The Week's Features
Cross of the Order bestowed upon towmen at ceremony
Employee health is a paramount concern with the elements
Deadpool takes center stage on this unit
Agent gets arrested following a confrontation
New under-seat lockbox from Tuffy Security Products
Digital Edition
Click Here
Events
AT ShowPlace
Las Vegas, NV.
May 8-11, 2019
Tow Expo Dallas
Dallas, TX.
August 15-17, 2019
AT Exposition
Atlantic City, NJ.
Dec. 4-8, 2019
Don't Miss It!


atexposition.com
logotype
Translate Language  
American Towman Magazine Presents the Week in TowingDecember 05 - December 11, 2018
hd-rates

Clean and Tidy Trucks

Clean 00baeBy Randall C. Resch

There's no reason for a dirty tow truck other than one that works in consistent rain, ice and snow. I came upon a tow truck recently that showed many days of grime without being washed; that was unacceptable by my standards. I know the company as a reputable one, so I was confused as to why this particular tow truck looked as it did. Someone wasn't doing their job.

It took me back to my early years when I worked at a large tow company. The owner was a very detail-oriented individual with high standards for his workers. The company towed for law enforcement and had really nice trucks (but the laughable fact was the boss man was the biggest slob on the planet).

His tilt-bed Hino always contained empty milk containers, half-eaten belly-bombers, soda cans and other debris that typically made its way under and between the seats. If the truck was ever to go off the road and into the trees, one could live for a week off of the debris that was in there.

On the other side of that coin was a tow company owner I know who went high-order if anything was set, placed or tossed on the shiny painted dashboards of any one of the tow trucks in his fleet.

Make a Policy

I have a reasonable approach to keeping my company's tow trucks clean and tidy. When dispatch activity is slow, if a driver isn't actively on a call or is staged somewhere in their area, I ask them to take a few moments to wipe down the truck's surfaces, neaten the interior or straighten the equipment and storage boxes.

In my company's Employee Handbook, there's specific narrative that identifies my expectations of cleanliness under "Washing, Waxing, Detailing Company Vehicles." It states:

"Employees in certain specific job classifications MAY be required to wash, wax and detail their vehicle of assignment. During periods of slowed activity, the Company MAY request that Tow Operators and Service Technicians take time and effort to detail or clean their trucks or Company vehicles."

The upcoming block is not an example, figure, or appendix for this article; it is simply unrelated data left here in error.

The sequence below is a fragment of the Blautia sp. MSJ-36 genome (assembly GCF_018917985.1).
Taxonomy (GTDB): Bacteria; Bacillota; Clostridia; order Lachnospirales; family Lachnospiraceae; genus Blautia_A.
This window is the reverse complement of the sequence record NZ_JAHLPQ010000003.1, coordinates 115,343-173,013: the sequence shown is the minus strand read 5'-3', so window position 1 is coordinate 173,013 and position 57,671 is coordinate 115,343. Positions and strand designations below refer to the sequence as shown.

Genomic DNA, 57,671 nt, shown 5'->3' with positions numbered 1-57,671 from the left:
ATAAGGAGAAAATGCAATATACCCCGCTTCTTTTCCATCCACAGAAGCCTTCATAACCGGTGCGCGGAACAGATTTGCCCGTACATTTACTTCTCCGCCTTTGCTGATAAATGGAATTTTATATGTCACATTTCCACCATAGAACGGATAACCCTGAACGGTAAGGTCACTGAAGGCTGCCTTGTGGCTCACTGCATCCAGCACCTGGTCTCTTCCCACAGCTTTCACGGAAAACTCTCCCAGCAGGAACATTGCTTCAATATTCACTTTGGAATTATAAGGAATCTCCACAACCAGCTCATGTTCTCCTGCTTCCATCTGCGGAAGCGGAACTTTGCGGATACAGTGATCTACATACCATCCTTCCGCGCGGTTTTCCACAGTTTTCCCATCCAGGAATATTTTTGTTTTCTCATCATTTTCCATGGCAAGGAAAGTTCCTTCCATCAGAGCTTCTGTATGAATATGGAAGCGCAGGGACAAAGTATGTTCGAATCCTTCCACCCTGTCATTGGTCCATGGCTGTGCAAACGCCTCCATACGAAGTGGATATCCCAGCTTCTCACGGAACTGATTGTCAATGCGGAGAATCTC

If there's an expectation that drivers are required to care for the trucks they operate, the company is responsible to provide a pressure washer, money for a car wash, cleaning supplies, waxes, electric waxer, window cleaners, interior air freshners, clean rags and chamois, and more if necessary.

For flatbed carriers, the deck's surface must be free of debris and slippery fluids, especially if there's potential that a motorcycle or specialty load requires the operator to walk on the carrier's deck. This includes cleaning the deck of transmission fluid and debris associated with wrecks, recoveries and burn jobs.

Tow truck drivers should be provided the opportunity to return from the field to wash and clean their trucks after a particularly dirty wreck or recovery.

Every Day

Part of my criteria for assigning take-home trucks requires that the truck will be kept clean, tidy and manageable at all times. When tow trucks are out of sight from management, there must be a requirement for self-initiated care that comes from the driver in possession of the tow truck.

It takes a lot of time and effort to wash and wax trucks and support vehicles, but their appearance is a direct reflection on a company's image and the towing and recovery industry as a whole. For tow companies that sport expensive paint, chrome, murals, wraps and accessories, management is responsible to ensure that shine and detail keeps the company's fleet looking clean and professional.

Randall Resch is American Towman's and Tow Industry Week's Operations Editor, a former California police officer, tow business owner and retired civilian off-road instructor for Navy Special Warfare. Randall is an approved instructor for towers serving the California Highway Patrol's rotation contract. His course is approved by the California law enforcement community. He has written over 500 industry-related articles for print and on-line, is a member of the International Towing & Recovery Hall of Fame, and, a recipient of the 2017 Dave Jones Leadership Award.
Translate Page
Contact Us

WreckMaster President Justin Cruse said that the WreckMaster Convention will bring together towers from all over North America to provide a unique and beneficial opportunity to broaden knowledge.
© 2018  Tow Industry Week/American Towman Media, Inc.